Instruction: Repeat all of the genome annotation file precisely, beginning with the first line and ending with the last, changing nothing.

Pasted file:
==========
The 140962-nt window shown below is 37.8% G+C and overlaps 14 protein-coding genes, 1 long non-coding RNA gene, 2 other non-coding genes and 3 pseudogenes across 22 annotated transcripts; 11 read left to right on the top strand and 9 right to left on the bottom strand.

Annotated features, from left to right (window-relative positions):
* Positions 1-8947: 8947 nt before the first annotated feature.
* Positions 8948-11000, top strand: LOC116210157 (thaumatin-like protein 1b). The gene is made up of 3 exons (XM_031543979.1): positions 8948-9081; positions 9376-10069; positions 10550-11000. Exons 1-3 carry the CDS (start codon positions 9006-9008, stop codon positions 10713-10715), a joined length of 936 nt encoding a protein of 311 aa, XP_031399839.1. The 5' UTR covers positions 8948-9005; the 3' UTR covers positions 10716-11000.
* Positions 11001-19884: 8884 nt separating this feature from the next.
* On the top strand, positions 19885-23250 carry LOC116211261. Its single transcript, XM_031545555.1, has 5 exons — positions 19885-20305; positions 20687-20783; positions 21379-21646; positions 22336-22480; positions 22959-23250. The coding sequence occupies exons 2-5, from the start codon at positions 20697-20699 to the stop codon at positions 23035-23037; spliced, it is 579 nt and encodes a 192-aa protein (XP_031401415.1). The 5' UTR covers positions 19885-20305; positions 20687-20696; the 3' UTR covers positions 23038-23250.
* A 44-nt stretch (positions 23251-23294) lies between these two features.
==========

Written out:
The 140962-nt window shown below is 37.8% G+C and overlaps 14 protein-coding genes, 1 long non-coding RNA gene, 2 other non-coding genes and 3 pseudogenes across 22 annotated transcripts; 11 read left to right on the top strand and 9 right to left on the bottom strand.

Annotated features, from left to right (window-relative positions):
* Positions 1-8947: 8947 nt before the first annotated feature.
* Positions 8948-11000, top strand: LOC116210157 (thaumatin-like protein 1b). The gene is made up of 3 exons (XM_031543979.1): positions 8948-9081; positions 9376-10069; positions 10550-11000. Exons 1-3 carry the CDS (start codon positions 9006-9008, stop codon positions 10713-10715), a joined length of 936 nt encoding a protein of 311 aa, XP_031399839.1. The 5' UTR covers positions 8948-9005; the 3' UTR covers positions 10716-11000.
* Positions 11001-19884: 8884 nt separating this feature from the next.
* On the top strand, positions 19885-23250 carry LOC116211261. Its single transcript, XM_031545555.1, has 5 exons — positions 19885-20305; positions 20687-20783; positions 21379-21646; positions 22336-22480; positions 22959-23250. The coding sequence occupies exons 2-5, from the start codon at positions 20697-20699 to the stop codon at positions 23035-23037; spliced, it is 579 nt and encodes a 192-aa protein (XP_031401415.1). The 5' UTR covers positions 19885-20305; positions 20687-20696; the 3' UTR covers positions 23038-23250.
* A 44-nt stretch (positions 23251-23294) lies between these two features.